Prior adaptation, diversity, and introduction frequency mediate the positive relationship between propagule pressure and the initial success of founding populations.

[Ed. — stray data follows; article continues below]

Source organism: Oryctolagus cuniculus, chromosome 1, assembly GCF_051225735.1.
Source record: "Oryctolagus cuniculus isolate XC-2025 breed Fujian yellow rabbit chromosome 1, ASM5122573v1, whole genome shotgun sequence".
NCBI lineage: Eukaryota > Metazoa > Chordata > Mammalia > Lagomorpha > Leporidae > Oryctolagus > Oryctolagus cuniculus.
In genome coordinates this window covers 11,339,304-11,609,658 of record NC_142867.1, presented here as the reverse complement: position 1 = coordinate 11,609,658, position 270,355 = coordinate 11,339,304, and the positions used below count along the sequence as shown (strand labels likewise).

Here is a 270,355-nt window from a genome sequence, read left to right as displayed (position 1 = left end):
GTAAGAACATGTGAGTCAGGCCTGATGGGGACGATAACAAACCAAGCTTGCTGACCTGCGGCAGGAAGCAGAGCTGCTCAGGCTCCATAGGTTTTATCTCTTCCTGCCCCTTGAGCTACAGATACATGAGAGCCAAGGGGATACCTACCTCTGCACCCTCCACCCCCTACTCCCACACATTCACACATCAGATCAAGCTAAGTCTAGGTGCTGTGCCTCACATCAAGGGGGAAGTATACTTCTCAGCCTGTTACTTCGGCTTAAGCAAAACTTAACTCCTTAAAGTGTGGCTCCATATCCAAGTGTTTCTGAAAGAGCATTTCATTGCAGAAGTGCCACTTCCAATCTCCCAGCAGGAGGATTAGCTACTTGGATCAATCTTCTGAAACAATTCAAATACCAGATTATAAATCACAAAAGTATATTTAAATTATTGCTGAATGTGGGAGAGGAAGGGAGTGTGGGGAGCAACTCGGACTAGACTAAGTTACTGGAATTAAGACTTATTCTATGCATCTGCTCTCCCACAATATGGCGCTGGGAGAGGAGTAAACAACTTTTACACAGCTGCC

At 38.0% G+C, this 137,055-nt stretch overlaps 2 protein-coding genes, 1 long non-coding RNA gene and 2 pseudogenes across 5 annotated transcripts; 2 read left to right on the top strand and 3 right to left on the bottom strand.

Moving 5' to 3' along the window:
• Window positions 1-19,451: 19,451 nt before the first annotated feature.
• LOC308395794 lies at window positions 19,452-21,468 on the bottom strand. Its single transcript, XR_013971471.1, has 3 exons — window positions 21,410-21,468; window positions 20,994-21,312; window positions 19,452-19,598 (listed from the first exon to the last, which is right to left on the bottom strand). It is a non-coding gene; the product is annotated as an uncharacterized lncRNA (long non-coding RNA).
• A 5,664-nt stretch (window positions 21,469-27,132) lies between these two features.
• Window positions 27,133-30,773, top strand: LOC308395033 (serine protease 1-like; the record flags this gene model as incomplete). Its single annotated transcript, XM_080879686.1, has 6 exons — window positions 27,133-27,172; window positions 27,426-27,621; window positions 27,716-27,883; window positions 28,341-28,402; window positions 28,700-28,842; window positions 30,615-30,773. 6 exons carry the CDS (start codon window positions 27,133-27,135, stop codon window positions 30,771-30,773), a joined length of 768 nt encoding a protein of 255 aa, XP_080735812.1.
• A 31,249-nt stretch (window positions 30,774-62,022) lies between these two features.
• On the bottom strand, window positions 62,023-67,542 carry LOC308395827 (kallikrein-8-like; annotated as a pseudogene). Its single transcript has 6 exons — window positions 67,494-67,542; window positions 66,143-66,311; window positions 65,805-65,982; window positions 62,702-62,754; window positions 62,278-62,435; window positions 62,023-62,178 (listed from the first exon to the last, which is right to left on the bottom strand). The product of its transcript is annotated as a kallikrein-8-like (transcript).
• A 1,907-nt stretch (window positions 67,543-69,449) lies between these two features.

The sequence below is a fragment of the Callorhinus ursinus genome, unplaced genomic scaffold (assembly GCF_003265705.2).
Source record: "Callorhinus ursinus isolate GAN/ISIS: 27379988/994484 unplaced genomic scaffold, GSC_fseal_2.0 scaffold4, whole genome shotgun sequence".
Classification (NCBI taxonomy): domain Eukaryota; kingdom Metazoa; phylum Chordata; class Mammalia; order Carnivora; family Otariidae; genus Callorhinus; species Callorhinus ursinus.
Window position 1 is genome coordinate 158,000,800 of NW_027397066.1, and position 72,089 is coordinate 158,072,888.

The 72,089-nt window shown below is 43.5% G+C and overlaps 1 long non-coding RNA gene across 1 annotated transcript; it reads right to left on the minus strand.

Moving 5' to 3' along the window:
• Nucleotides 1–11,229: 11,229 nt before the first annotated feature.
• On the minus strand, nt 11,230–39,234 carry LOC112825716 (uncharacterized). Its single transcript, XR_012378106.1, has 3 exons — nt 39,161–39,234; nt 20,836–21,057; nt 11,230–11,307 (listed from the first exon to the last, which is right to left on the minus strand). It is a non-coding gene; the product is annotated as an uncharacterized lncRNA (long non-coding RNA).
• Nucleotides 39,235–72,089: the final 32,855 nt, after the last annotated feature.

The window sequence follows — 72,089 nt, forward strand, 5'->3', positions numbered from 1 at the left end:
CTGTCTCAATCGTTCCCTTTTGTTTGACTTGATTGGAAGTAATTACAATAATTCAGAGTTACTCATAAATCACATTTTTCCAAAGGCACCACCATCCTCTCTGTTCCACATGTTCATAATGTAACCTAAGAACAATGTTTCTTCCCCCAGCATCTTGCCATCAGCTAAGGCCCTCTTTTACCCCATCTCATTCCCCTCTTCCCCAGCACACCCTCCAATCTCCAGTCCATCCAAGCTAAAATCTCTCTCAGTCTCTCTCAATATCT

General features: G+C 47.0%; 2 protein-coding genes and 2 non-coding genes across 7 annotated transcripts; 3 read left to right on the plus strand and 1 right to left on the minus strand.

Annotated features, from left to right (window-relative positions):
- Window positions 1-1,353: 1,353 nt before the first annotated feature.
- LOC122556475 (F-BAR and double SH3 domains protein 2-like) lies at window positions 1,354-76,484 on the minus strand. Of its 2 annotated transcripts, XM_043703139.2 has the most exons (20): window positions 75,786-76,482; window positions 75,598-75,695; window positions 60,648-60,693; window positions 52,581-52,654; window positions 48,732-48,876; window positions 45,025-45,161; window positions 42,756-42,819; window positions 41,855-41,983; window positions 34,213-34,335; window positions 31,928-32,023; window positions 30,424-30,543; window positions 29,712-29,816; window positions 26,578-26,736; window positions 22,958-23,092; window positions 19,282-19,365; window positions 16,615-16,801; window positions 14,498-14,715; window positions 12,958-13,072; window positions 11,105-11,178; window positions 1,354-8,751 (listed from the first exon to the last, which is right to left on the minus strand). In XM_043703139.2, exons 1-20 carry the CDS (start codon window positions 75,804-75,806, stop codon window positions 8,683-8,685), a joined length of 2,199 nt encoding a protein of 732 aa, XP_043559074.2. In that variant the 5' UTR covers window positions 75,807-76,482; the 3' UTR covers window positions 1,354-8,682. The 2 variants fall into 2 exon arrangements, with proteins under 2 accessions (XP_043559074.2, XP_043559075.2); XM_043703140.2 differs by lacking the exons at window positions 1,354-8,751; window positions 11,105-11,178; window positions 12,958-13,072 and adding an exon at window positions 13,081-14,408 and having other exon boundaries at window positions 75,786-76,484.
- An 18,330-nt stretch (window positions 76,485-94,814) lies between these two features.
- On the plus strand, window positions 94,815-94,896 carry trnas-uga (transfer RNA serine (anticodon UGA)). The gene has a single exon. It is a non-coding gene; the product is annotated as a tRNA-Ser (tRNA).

Propagule pressure is often considered the most consistent predictor of the success of founding populations. This relationship could be mediated by the composition of the founding group (e.g. level of prior adaptation to the recipient environment or its diversity) as well as the introduction scenario (i.e. the frequency, size and timing of discrete introduction events). We introduced groups of Tribolium castaneum (red flour beetle) eggs across three levels of propagule pressure (n=15, 30, 60), of three possible compositions (single, adapted lineage; single, unadapted lineage; mixed lineages) to a novel environment using six unique introduction scenarios, in a fully factorial design to evaluate the importance of composition and introduction scenario in influencing the relationship between propagule pressure and establishment. In our system, prior adaptation to the environment, including having some adapted individuals in mixed groups, rivaled the importance of propagule pressure in determining the establishment success and size of founding populations. More frequent introduction events resulted in fewer individuals that initially survived founding, but introduction scenario did not significantly influence establishment success or population size. This experimental evidence demonstrates the importance of context, both of the founding group and the recipient environment, in understanding how propagule pressure influences the success of founding populations.